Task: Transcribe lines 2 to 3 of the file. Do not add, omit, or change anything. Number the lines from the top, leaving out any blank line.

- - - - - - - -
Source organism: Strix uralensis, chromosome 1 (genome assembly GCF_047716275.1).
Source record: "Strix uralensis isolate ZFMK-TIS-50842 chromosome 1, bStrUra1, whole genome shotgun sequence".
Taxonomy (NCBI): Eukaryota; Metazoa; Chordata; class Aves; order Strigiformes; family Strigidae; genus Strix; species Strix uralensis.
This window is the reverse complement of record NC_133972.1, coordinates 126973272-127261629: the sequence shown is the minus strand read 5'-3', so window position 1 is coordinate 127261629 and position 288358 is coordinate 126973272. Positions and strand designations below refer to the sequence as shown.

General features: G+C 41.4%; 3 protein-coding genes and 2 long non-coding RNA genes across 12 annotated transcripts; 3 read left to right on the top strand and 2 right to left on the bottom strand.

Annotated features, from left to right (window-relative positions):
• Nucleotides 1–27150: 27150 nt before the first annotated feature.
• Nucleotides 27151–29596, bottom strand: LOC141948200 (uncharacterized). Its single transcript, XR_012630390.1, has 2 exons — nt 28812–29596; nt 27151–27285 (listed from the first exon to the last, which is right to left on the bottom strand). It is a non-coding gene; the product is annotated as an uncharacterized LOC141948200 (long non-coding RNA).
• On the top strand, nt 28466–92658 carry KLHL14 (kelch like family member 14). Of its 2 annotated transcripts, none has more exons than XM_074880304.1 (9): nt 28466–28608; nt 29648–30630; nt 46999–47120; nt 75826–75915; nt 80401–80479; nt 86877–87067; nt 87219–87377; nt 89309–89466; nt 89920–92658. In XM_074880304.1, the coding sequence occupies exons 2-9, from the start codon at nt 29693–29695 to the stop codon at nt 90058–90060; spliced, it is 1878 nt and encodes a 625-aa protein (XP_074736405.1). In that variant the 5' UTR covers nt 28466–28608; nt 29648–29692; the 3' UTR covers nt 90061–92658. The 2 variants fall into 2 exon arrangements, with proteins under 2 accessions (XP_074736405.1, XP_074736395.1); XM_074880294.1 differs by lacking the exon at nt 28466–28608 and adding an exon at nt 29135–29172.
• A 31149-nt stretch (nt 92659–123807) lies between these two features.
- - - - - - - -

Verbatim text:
Source record: "Strix uralensis isolate ZFMK-TIS-50842 chromosome 1, bStrUra1, whole genome shotgun sequence".
Taxonomy (NCBI): Eukaryota; Metazoa; Chordata; class Aves; order Strigiformes; family Strigidae; genus Strix; species Strix uralensis.